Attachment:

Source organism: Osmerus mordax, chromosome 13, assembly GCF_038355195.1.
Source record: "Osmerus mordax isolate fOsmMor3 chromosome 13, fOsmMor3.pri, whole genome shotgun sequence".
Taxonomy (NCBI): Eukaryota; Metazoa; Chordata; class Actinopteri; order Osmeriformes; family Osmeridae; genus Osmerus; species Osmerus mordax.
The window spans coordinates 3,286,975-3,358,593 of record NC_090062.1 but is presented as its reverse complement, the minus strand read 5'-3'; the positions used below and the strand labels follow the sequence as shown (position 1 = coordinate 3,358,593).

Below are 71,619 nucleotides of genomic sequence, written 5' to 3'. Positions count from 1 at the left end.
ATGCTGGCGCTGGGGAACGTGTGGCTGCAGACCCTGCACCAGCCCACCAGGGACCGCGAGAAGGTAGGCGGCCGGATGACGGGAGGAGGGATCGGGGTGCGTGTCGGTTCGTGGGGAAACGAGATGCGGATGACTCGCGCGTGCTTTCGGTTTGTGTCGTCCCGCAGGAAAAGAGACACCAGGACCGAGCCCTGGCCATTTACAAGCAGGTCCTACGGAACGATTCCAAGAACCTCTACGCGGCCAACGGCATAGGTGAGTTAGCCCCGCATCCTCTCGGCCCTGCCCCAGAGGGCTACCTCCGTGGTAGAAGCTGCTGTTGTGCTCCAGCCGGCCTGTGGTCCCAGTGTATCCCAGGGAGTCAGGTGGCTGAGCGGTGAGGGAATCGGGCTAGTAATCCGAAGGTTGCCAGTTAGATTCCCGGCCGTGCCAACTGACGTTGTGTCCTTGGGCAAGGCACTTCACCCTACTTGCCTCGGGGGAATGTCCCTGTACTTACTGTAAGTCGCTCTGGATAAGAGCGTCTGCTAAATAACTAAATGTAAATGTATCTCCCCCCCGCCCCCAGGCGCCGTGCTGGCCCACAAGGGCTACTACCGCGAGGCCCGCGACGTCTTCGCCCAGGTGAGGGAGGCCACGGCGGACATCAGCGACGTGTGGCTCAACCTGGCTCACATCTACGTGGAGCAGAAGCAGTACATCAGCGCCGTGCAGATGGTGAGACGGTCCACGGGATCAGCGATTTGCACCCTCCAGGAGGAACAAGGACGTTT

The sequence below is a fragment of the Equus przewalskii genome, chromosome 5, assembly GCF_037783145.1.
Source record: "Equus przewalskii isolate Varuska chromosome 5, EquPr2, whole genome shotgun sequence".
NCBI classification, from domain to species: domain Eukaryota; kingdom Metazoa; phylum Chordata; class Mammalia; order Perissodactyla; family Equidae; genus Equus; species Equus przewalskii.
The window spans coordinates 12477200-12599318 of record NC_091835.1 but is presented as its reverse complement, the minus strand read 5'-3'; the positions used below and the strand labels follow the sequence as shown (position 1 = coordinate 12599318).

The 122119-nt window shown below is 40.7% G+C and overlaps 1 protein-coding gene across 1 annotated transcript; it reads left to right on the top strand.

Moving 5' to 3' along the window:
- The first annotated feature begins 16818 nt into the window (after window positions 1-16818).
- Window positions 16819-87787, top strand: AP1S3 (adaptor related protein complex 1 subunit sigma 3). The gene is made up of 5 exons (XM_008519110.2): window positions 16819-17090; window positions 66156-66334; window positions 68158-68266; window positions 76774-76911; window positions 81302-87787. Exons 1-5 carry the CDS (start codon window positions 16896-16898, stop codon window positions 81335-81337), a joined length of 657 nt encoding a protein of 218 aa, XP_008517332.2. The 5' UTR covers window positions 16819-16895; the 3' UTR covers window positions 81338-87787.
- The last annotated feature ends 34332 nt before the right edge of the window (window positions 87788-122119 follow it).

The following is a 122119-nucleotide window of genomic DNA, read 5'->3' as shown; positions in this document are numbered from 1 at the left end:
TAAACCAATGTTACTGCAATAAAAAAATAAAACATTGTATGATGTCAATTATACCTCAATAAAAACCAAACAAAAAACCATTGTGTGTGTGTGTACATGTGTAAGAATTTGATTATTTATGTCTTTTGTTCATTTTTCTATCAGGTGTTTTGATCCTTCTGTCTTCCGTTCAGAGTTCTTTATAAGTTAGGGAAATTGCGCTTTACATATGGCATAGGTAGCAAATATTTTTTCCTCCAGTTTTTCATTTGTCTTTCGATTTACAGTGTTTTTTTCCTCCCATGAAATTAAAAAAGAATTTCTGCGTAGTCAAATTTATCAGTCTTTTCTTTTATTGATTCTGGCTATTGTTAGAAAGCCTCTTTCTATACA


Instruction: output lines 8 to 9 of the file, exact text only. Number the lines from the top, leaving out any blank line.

Source record: "Equus przewalskii isolate Varuska chromosome 5, EquPr2, whole genome shotgun sequence".
NCBI classification, from domain to species: domain Eukaryota; kingdom Metazoa; phylum Chordata; class Mammalia; order Perissodactyla; family Equidae; genus Equus; species Equus przewalskii.